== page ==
Police Investigate Personal Data Trading on Social Media

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Markus Wisnu Murti

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  • Personnel of the Population and Civil Registry Agency of Tasikmalaya regency are about to burn e-ID cards at the regency's regional secretary office in Tasikmalaya, West Java, Monday, December 17, 2018. The burning is aimed at preventing the possible misuse of e-ID cards as, according to their data, some 10,000 residents in the regency have yet to arrange for their e-ID cards. ANTARA

    Personnel of the Population and Civil Registry Agency of Tasikmalaya regency are about to burn e-ID cards at the regency's regional secretary office in Tasikmalaya, West Java, Monday, December 17, 2018. The burning is aimed at preventing the possible misuse of e-ID cards as, according to their data, some 10,000 residents in the regency have yet to arrange for their e-ID cards. ANTARA

    TEMPO.CO, Jakarta - The National Police's cybercrime directorate is investigating alleged personal data trading, such as e-ID Number and Family Card Number (KK), on social media. National Police spokesperson Brig. Gen. Dedi Prasetyo said he would communicate with the Home Affairs Ministry should there be any legal violation.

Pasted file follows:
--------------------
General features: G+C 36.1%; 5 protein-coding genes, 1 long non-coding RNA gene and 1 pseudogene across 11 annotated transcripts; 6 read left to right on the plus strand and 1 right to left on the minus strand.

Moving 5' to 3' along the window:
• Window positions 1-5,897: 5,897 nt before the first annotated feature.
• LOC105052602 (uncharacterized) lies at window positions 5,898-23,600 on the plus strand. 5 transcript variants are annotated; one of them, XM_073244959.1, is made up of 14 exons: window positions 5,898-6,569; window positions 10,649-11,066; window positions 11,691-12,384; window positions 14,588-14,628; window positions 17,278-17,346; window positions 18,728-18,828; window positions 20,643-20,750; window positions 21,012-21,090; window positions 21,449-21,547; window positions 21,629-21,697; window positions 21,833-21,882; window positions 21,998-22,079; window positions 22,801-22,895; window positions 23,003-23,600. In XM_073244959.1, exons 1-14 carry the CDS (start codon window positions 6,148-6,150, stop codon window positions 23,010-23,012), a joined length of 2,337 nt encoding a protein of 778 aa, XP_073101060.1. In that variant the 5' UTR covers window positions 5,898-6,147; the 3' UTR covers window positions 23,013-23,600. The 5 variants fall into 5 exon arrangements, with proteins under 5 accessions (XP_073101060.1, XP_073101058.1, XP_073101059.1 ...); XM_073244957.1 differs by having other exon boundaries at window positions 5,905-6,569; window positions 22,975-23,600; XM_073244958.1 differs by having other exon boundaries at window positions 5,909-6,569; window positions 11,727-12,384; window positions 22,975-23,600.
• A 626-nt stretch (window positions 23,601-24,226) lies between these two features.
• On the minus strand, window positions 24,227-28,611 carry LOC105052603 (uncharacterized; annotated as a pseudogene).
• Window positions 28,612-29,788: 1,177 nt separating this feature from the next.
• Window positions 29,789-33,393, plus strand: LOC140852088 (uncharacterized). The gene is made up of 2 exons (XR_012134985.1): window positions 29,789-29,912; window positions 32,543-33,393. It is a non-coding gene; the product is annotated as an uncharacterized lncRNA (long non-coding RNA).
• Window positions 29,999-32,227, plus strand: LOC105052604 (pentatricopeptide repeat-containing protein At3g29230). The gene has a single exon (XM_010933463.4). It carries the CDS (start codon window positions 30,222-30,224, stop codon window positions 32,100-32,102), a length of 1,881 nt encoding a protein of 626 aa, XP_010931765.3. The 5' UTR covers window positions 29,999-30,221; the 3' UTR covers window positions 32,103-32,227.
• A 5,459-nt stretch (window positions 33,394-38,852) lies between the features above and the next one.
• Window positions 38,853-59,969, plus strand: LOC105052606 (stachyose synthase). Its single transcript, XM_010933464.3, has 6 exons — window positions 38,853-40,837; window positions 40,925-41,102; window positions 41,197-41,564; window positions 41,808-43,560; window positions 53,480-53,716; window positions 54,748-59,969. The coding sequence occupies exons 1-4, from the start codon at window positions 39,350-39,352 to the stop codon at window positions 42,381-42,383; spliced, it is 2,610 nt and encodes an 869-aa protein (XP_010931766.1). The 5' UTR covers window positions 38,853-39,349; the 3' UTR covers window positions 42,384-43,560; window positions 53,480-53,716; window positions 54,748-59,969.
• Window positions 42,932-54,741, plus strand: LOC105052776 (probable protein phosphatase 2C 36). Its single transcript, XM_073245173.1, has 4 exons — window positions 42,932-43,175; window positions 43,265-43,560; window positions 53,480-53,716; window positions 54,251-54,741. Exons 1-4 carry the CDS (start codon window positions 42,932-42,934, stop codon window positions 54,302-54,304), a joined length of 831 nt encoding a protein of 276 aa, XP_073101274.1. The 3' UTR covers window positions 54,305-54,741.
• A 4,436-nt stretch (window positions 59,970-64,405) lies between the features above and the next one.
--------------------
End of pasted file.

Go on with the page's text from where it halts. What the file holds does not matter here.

“We are still examining this. If the owner of the accounts has been identified and is proved to have accessed others' data illegally, we will contact the ministry's Directorate General of Population and Civil Registration,” said Dedi at his office, South Jakarta, Monday, July 29.

    However, Dedi mentioned that the police had yet to receive any public report regarding the transaction of NIK and KK data.

    The issue of selling and buying practices of NIK and KK was first revealed by Samuel Christian on his Twitter account @hendralm. His post seized the public spotlight and had been retweeted thousands of times.

    “There are apparently people who trade NIK and KK data. Even some of them collect millions of data. This is insane,” Samuel tweeted.

    He also attached a screenshot photo of a Facebook conversation about offerings of personal data trading from a private data collection. Moreover, he revealed some people possessed the data of NIK and KK of a regency and used them to register to Pay Later, an online credit system via mobile sans credit card.

    ANDITA RAHMA